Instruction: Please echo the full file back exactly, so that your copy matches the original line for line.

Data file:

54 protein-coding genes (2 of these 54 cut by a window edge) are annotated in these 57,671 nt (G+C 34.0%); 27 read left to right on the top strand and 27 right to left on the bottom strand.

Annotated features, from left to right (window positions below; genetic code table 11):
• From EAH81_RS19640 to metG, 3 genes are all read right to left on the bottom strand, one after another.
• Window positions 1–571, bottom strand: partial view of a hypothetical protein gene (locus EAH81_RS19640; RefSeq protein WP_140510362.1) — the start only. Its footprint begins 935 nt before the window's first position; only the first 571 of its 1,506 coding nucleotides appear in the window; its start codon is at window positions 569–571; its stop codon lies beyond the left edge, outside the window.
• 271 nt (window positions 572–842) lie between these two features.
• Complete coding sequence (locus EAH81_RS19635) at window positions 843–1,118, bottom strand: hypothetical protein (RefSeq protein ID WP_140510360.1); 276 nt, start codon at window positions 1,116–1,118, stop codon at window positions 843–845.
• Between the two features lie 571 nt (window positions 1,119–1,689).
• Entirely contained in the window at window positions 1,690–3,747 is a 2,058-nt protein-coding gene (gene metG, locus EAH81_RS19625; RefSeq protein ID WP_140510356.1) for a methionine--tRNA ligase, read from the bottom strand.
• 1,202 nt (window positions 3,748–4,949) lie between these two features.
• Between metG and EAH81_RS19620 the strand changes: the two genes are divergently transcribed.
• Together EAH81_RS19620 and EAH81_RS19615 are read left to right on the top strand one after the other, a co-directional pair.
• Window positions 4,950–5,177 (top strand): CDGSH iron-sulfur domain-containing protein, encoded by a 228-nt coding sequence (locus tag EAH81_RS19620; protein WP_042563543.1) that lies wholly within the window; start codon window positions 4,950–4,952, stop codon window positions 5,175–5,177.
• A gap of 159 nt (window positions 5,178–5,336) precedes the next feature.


54 protein-coding genes (2 of these 54 cut by a window edge) are annotated in these 57,671 nt (G+C 34.0%); 27 read left to right on the top strand and 27 right to left on the bottom strand.

Annotated features, from left to right (window positions below; genetic code table 11):
• From EAH81_RS19640 to metG, 3 genes are all read right to left on the bottom strand, one after another.
• Window positions 1–571, bottom strand: partial view of a hypothetical protein gene (locus EAH81_RS19640; RefSeq protein WP_140510362.1) — the start only. Its footprint begins 935 nt before the window's first position; only the first 571 of its 1,506 coding nucleotides appear in the window; its start codon is at window positions 569–571; its stop codon lies beyond the left edge, outside the window.
• 271 nt (window positions 572–842) lie between these two features.
• Complete coding sequence (locus EAH81_RS19635) at window positions 843–1,118, bottom strand: hypothetical protein (RefSeq protein ID WP_140510360.1); 276 nt, start codon at window positions 1,116–1,118, stop codon at window positions 843–845.
• Between the two features lie 571 nt (window positions 1,119–1,689).
• Entirely contained in the window at window positions 1,690–3,747 is a 2,058-nt protein-coding gene (gene metG, locus EAH81_RS19625; RefSeq protein ID WP_140510356.1) for a methionine--tRNA ligase, read from the bottom strand.
• 1,202 nt (window positions 3,748–4,949) lie between these two features.
• Between metG and EAH81_RS19620 the strand changes: the two genes are divergently transcribed.
• Together EAH81_RS19620 and EAH81_RS19615 are read left to right on the top strand one after the other, a co-directional pair.
• Window positions 4,950–5,177 (top strand): CDGSH iron-sulfur domain-containing protein, encoded by a 228-nt coding sequence (locus tag EAH81_RS19620; protein WP_042563543.1) that lies wholly within the window; start codon window positions 4,950–4,952, stop codon window positions 5,175–5,177.
• A gap of 159 nt (window positions 5,178–5,336) precedes the next feature.